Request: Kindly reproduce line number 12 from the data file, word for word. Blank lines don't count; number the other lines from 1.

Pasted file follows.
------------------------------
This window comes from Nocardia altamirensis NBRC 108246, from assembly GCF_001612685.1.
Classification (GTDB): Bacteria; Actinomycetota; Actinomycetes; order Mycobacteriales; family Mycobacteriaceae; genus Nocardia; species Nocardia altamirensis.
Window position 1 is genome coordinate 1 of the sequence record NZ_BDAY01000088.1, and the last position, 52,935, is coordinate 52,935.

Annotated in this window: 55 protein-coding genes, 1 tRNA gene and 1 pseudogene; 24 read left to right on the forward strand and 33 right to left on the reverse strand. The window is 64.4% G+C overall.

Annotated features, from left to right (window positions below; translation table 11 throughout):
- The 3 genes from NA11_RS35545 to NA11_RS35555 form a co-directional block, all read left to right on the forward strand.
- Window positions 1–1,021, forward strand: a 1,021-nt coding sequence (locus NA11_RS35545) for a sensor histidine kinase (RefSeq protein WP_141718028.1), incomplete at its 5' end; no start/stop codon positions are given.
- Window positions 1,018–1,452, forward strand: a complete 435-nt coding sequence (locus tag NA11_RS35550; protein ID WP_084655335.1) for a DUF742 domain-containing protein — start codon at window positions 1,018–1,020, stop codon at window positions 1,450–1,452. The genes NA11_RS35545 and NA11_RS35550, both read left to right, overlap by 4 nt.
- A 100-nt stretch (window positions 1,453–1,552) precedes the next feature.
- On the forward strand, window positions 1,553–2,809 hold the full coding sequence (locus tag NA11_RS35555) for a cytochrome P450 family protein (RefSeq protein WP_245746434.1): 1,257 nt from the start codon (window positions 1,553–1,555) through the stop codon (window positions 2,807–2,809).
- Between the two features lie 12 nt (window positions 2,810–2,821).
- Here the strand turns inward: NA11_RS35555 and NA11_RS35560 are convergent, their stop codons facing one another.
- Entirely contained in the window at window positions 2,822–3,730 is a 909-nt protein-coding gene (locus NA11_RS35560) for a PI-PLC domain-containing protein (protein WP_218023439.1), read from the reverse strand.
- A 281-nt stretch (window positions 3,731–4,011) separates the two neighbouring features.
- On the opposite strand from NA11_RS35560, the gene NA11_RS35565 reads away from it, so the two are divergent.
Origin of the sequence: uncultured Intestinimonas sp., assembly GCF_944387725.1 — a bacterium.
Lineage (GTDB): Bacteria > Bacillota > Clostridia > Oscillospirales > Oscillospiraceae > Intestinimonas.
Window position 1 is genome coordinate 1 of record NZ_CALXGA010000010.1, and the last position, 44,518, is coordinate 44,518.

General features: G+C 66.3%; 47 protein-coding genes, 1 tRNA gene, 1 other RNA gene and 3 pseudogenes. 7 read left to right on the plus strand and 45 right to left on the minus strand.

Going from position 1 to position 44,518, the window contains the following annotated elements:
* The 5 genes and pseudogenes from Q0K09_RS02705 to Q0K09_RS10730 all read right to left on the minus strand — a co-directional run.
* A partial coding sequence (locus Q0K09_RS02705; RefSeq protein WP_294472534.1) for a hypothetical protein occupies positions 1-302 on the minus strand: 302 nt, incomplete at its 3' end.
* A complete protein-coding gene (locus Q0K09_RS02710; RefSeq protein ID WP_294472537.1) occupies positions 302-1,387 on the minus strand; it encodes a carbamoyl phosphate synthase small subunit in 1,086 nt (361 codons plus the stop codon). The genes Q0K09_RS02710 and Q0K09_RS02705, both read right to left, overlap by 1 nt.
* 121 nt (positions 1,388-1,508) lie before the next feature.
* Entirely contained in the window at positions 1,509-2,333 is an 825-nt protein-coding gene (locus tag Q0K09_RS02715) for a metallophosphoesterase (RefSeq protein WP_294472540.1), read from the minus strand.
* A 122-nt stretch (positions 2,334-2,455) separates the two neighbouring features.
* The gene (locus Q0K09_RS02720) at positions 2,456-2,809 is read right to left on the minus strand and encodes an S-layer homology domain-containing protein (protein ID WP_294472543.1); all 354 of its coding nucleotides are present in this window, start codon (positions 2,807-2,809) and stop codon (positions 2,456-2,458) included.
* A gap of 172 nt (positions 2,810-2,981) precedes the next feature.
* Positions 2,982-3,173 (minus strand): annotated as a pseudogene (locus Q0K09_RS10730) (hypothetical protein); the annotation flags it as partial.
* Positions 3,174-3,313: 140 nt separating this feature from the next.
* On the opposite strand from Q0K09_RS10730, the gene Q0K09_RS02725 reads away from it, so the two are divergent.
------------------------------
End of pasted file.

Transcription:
- Here the strand turns inward: NA11_RS35555 and NA11_RS35560 are convergent, their stop codons facing one another.